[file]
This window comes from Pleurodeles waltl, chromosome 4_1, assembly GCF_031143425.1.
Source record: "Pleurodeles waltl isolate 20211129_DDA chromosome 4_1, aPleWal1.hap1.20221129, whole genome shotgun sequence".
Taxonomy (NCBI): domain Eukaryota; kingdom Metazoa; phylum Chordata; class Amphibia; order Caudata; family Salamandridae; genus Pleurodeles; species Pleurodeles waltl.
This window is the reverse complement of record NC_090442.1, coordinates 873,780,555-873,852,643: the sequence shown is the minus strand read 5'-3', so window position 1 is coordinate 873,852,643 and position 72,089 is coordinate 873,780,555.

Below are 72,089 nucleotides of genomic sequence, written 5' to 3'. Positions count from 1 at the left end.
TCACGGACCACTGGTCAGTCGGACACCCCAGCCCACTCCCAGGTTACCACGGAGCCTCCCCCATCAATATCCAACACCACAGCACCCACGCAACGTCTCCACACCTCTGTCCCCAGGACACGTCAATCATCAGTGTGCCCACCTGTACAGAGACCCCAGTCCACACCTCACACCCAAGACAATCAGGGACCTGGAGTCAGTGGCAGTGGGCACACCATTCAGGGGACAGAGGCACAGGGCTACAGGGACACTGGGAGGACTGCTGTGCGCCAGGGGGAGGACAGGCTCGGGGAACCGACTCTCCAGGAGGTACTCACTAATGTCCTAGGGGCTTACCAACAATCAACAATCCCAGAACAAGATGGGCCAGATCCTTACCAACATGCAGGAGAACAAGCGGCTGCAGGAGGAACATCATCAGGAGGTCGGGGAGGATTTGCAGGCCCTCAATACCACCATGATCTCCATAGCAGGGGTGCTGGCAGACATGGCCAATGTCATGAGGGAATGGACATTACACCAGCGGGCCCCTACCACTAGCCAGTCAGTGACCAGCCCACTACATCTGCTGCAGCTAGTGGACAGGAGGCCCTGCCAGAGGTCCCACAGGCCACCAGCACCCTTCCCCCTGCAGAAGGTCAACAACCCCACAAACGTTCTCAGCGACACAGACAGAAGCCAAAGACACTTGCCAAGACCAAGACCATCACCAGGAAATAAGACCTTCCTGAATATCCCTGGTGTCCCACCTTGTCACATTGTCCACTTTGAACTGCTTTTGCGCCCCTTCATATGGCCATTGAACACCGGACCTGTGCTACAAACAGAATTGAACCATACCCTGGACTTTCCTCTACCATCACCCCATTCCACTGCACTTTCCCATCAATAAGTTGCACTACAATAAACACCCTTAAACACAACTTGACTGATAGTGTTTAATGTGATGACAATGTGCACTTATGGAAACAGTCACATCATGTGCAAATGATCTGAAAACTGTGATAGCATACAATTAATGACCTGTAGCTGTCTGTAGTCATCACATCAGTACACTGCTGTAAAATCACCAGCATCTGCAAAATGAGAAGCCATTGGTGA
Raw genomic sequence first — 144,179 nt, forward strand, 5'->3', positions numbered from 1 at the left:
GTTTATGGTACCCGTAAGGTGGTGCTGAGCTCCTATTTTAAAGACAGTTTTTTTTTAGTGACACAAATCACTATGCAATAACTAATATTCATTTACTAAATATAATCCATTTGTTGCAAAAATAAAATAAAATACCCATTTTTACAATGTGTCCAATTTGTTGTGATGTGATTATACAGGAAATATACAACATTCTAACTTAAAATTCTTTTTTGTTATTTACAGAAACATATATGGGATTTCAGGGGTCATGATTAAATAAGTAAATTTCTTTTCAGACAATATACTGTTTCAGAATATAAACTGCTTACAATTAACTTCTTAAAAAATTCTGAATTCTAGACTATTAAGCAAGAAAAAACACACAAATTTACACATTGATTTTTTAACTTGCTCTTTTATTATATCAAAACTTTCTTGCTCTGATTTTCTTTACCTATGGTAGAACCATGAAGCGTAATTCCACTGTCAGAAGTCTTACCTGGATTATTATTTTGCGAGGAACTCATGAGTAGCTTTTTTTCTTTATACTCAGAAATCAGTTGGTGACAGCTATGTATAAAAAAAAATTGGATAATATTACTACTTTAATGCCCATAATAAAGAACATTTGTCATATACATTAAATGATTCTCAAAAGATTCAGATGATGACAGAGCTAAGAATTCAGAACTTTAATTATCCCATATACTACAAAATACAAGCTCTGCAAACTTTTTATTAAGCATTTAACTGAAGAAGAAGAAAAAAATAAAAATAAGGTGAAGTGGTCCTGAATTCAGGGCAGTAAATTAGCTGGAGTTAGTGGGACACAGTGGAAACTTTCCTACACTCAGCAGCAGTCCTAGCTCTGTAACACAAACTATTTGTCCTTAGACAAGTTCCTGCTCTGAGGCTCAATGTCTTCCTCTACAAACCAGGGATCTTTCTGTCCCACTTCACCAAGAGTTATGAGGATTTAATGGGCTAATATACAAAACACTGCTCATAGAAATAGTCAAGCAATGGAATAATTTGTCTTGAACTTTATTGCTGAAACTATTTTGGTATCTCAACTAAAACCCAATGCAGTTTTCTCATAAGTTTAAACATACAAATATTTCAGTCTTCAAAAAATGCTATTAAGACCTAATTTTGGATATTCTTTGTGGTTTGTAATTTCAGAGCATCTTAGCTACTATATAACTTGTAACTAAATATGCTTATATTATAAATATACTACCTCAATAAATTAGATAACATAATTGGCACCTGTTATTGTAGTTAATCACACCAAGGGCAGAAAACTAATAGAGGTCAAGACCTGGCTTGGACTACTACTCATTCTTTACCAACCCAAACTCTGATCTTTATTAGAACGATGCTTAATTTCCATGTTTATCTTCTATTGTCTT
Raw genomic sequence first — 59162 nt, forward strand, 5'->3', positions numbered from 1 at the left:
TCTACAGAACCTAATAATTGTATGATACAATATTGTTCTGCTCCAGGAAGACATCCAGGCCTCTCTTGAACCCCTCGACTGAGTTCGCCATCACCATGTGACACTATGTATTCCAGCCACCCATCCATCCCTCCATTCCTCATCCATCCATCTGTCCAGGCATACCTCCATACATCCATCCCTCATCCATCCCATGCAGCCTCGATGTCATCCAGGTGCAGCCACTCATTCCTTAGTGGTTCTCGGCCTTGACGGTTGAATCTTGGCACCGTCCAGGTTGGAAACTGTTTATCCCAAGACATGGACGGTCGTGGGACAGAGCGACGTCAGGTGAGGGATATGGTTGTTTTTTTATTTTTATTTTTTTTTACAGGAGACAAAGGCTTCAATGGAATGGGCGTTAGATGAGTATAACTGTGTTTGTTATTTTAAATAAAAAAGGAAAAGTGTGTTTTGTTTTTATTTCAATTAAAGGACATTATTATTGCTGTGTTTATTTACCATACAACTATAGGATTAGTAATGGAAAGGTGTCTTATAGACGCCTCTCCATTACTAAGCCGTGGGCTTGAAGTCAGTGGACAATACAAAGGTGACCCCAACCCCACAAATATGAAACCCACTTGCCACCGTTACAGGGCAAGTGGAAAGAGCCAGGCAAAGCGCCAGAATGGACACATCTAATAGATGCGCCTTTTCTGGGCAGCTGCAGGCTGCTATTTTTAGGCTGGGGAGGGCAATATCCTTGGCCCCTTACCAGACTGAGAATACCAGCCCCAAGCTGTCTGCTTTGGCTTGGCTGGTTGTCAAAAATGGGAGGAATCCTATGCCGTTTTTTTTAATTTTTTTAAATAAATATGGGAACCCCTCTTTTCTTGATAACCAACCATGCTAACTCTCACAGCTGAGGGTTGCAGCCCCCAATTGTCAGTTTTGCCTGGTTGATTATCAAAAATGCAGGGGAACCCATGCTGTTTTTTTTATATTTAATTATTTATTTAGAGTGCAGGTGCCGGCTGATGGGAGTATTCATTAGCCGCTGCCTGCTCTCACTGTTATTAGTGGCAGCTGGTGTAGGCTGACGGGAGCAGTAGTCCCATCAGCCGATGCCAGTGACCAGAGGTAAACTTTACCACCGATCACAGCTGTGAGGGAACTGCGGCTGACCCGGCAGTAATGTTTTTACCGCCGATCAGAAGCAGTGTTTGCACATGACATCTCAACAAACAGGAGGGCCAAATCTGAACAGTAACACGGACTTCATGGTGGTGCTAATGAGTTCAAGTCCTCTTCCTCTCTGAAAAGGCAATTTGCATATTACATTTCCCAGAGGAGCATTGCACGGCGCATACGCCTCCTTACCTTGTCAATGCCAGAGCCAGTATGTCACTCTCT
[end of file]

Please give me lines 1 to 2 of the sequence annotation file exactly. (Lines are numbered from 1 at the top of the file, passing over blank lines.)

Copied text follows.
This window comes from Pleurodeles waltl, chromosome 4_1, assembly GCF_031143425.1.
Source record: "Pleurodeles waltl isolate 20211129_DDA chromosome 4_1, aPleWal1.hap1.20221129, whole genome shotgun sequence".